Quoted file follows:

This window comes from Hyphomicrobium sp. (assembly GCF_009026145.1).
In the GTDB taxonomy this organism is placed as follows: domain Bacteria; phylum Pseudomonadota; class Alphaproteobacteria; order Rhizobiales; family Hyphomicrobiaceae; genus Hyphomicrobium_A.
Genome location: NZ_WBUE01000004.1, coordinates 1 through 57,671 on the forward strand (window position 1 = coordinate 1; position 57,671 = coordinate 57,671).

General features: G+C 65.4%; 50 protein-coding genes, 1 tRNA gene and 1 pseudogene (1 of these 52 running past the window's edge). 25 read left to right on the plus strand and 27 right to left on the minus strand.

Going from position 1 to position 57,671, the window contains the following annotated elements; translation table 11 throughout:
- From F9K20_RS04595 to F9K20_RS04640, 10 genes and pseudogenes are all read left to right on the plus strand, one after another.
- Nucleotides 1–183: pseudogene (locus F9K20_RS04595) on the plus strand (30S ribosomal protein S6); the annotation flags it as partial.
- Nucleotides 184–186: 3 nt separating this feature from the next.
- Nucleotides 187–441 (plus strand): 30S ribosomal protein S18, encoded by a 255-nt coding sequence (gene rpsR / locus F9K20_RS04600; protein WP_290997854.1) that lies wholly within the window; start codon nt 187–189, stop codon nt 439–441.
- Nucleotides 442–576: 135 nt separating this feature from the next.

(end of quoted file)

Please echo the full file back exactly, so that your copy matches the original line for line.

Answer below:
This window comes from Hyphomicrobium sp. (assembly GCF_009026145.1).
In the GTDB taxonomy this organism is placed as follows: domain Bacteria; phylum Pseudomonadota; class Alphaproteobacteria; order Rhizobiales; family Hyphomicrobiaceae; genus Hyphomicrobium_A.
Genome location: NZ_WBUE01000004.1, coordinates 1 through 57,671 on the forward strand (window position 1 = coordinate 1; position 57,671 = coordinate 57,671).

General features: G+C 65.4%; 50 protein-coding genes, 1 tRNA gene and 1 pseudogene (1 of these 52 running past the window's edge). 25 read left to right on the plus strand and 27 right to left on the minus strand.

Going from position 1 to position 57,671, the window contains the following annotated elements; translation table 11 throughout:
- From F9K20_RS04595 to F9K20_RS04640, 10 genes and pseudogenes are all read left to right on the plus strand, one after another.
- Nucleotides 1–183: pseudogene (locus F9K20_RS04595) on the plus strand (30S ribosomal protein S6); the annotation flags it as partial.
- Nucleotides 184–186: 3 nt separating this feature from the next.
- Nucleotides 187–441 (plus strand): 30S ribosomal protein S18, encoded by a 255-nt coding sequence (gene rpsR / locus F9K20_RS04600; protein WP_290997854.1) that lies wholly within the window; start codon nt 187–189, stop codon nt 439–441.
- Nucleotides 442–576: 135 nt separating this feature from the next.